GM is at the beach this week, in his absence enjoy this rerun of his series on Georgetown architecture:
This week GM is exploring the variety of historic architecture around Georgetown. Today he explores the late Victorian Period. For Georgetown that means primarily two styles: Queen Anne and Richardsonian Romanesque.
First up: Queen Anne. The Queen Anne style was developed in England by a group of architects in the 1860s and 1870s. It was meant to evoke a medieval period of English architecture, although it was a bit of a misnomer since the architecture popular during the real Queen Anne was actually a formal renaissance style.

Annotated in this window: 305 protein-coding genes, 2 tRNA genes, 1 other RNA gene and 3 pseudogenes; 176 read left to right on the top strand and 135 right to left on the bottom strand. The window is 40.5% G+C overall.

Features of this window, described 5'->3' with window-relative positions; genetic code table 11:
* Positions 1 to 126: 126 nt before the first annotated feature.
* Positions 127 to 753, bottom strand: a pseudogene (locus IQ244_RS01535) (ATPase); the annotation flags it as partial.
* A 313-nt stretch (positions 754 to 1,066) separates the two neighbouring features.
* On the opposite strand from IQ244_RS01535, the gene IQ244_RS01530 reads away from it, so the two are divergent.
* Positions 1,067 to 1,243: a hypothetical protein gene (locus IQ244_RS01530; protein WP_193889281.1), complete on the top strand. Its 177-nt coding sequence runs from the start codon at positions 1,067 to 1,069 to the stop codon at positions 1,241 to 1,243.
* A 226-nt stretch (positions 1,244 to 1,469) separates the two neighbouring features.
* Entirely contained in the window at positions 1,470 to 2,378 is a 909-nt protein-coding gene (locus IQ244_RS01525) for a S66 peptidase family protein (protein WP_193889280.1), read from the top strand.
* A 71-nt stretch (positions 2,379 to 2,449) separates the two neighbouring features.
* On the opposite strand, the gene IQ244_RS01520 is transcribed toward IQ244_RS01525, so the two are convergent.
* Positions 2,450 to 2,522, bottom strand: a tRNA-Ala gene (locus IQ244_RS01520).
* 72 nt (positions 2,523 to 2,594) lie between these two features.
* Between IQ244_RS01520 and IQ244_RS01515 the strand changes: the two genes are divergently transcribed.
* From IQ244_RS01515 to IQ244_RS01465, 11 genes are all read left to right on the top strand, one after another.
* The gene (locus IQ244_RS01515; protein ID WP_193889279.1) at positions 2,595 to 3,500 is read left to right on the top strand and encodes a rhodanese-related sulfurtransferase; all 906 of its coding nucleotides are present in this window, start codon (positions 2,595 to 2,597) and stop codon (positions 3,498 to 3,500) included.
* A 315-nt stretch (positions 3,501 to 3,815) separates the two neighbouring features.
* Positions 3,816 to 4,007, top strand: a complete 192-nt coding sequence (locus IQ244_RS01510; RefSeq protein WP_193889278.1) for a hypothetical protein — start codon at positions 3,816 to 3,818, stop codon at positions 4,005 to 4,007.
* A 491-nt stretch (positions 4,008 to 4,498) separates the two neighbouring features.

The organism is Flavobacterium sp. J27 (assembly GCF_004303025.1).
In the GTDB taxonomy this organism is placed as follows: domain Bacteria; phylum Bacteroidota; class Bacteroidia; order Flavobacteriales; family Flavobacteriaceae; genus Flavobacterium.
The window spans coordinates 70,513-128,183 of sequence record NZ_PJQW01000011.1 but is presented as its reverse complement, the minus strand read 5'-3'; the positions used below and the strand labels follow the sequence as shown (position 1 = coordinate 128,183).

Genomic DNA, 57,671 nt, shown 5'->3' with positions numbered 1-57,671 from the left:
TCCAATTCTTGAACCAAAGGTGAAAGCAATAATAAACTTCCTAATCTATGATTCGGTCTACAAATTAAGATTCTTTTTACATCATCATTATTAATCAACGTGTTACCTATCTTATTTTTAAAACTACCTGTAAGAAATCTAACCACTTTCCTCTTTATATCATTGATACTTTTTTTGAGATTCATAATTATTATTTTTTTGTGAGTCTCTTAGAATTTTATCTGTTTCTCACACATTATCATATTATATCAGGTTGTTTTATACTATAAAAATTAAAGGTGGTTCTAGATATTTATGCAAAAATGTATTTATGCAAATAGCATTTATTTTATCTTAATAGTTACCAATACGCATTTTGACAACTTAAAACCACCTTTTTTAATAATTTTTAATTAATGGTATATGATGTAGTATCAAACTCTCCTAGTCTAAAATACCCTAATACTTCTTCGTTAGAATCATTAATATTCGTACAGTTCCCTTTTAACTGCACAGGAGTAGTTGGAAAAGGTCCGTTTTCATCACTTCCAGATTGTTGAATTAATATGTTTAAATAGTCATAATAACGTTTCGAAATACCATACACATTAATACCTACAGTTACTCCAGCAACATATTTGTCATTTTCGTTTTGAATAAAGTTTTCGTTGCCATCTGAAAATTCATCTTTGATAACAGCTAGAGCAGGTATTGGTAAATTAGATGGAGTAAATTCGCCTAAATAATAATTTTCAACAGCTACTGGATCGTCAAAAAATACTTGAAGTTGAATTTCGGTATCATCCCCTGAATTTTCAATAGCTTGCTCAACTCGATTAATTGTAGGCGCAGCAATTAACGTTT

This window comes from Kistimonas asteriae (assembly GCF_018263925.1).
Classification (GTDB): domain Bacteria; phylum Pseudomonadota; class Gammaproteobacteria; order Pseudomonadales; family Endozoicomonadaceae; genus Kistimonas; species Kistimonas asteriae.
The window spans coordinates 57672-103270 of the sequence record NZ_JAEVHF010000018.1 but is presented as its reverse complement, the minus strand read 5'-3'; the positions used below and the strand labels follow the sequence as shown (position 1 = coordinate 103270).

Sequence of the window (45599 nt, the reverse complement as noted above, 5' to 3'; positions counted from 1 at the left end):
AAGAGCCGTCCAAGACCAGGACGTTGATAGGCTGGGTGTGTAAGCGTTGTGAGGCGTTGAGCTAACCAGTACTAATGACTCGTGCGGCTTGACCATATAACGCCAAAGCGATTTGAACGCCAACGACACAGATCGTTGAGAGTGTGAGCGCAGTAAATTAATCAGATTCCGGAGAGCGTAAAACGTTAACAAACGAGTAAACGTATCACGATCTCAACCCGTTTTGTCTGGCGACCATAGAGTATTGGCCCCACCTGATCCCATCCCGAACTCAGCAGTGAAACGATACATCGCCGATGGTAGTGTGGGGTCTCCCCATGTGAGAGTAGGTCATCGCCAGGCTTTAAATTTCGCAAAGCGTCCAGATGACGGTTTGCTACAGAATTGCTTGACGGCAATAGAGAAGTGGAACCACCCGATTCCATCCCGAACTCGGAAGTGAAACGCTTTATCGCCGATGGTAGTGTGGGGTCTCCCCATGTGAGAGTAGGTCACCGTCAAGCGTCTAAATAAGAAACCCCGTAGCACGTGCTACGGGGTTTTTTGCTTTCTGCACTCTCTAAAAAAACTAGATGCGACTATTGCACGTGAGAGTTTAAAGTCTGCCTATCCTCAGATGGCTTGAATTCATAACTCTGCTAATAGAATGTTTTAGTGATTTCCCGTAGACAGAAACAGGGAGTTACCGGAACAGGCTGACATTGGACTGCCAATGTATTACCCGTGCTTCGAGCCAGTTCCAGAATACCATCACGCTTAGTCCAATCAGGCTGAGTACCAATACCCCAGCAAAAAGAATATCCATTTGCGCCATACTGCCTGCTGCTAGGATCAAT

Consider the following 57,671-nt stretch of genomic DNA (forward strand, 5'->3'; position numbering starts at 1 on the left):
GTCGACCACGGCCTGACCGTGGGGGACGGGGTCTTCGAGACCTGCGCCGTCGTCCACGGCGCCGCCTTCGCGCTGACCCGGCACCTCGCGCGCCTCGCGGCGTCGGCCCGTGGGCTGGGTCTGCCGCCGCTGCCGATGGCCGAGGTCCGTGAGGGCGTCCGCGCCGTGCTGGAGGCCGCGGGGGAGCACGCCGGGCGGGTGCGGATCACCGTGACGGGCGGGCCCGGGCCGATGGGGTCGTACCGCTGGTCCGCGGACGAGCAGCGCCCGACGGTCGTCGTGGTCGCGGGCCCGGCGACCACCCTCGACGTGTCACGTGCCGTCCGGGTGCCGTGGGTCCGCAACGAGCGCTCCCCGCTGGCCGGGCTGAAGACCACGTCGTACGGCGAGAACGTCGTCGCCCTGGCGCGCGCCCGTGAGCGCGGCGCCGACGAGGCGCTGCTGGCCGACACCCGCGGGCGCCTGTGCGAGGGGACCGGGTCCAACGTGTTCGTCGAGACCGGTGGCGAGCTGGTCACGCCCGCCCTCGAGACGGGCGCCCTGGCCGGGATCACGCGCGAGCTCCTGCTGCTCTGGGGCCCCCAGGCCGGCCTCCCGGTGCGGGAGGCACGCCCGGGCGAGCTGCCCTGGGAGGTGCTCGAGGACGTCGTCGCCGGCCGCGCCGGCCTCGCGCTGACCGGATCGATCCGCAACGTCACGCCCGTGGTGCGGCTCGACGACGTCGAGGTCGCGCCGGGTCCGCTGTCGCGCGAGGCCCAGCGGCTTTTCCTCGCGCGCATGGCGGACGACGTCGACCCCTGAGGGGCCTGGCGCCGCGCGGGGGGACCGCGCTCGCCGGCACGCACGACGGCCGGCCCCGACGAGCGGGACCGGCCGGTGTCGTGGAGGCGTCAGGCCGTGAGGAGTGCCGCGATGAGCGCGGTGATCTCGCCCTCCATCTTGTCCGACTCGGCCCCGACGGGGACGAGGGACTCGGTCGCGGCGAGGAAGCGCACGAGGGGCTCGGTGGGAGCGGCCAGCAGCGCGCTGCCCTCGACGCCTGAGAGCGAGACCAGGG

The Queen Anne style that dominated American homes during the 1880s is characterized by asymmetrical design with a variety of different towers and hipped roofs that form an irregular roof line. Also, the surface materials included a variety of textures such as scale shingles and the homes were often decorated with elaborate spindles and other fanciful woodwork. Basically, the classic “gingerbread” home that comes to your mind when you think of Victorian homes is probably a Queen Anne. Continue reading